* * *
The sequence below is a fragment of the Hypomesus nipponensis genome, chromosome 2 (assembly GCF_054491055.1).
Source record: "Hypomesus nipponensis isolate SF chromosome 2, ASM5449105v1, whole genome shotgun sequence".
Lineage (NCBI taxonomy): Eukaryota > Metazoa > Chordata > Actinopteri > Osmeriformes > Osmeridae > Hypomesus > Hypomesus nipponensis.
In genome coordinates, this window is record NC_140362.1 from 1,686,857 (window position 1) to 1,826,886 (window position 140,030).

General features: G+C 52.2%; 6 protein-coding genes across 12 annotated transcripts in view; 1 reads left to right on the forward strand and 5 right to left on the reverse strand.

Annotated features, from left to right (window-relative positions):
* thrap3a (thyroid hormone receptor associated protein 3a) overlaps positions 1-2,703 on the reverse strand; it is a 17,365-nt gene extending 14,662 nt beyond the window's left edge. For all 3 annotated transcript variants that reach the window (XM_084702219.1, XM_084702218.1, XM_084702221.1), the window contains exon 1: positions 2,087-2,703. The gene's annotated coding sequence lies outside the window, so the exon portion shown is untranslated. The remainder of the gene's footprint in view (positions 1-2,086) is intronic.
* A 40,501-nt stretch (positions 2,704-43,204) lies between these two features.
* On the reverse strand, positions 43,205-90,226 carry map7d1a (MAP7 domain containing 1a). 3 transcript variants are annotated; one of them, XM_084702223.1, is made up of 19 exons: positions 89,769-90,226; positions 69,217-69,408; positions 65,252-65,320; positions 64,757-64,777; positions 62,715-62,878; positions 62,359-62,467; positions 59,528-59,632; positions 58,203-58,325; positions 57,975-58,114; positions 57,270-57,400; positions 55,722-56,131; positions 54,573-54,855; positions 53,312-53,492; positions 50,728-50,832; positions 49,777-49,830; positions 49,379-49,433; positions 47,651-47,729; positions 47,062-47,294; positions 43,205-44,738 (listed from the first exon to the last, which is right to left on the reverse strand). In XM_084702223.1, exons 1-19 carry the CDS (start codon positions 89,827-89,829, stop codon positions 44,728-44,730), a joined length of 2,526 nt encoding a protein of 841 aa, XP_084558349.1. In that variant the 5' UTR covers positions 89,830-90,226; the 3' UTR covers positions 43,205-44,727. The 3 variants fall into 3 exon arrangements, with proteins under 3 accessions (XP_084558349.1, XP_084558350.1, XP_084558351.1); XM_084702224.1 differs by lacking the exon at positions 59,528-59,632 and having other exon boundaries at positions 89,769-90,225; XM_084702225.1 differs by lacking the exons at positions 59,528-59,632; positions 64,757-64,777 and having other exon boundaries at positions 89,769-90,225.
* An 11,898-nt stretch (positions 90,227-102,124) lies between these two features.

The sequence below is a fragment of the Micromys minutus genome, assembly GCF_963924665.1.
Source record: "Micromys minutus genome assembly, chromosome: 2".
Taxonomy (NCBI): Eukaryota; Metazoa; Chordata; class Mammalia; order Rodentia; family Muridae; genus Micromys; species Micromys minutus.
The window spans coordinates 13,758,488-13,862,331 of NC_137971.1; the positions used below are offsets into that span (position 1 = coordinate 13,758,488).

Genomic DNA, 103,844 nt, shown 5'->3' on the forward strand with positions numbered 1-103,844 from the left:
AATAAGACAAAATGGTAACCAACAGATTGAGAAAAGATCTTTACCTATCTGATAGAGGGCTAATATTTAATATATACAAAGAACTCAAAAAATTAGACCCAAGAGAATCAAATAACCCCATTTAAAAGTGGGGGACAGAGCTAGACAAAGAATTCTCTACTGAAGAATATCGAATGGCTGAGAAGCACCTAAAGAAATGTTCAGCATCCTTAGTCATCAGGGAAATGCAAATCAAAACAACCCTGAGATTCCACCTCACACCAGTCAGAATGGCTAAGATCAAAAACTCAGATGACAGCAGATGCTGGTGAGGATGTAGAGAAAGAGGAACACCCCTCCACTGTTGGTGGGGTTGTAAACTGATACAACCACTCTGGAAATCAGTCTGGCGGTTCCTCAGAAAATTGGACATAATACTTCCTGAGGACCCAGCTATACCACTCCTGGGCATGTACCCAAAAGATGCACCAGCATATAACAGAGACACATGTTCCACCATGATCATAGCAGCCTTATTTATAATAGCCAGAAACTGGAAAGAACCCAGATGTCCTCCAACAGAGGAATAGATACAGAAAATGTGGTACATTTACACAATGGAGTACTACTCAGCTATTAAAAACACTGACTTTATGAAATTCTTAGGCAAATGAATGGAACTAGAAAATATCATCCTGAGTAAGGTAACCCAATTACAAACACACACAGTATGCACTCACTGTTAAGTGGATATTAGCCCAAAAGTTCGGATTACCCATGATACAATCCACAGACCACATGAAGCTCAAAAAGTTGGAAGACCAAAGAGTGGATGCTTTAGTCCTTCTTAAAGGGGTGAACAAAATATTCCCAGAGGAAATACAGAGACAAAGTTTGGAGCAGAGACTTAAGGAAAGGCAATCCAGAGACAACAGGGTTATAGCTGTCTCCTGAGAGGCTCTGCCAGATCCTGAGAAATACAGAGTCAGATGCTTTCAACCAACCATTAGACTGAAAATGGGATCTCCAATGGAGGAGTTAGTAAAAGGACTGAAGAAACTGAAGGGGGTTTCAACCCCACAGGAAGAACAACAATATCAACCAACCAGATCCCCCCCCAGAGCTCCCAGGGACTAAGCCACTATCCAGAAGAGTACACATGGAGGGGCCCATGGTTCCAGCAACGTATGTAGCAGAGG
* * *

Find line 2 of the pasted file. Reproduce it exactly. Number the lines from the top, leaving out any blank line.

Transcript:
Source record: "Hypomesus nipponensis isolate SF chromosome 2, ASM5449105v1, whole genome shotgun sequence".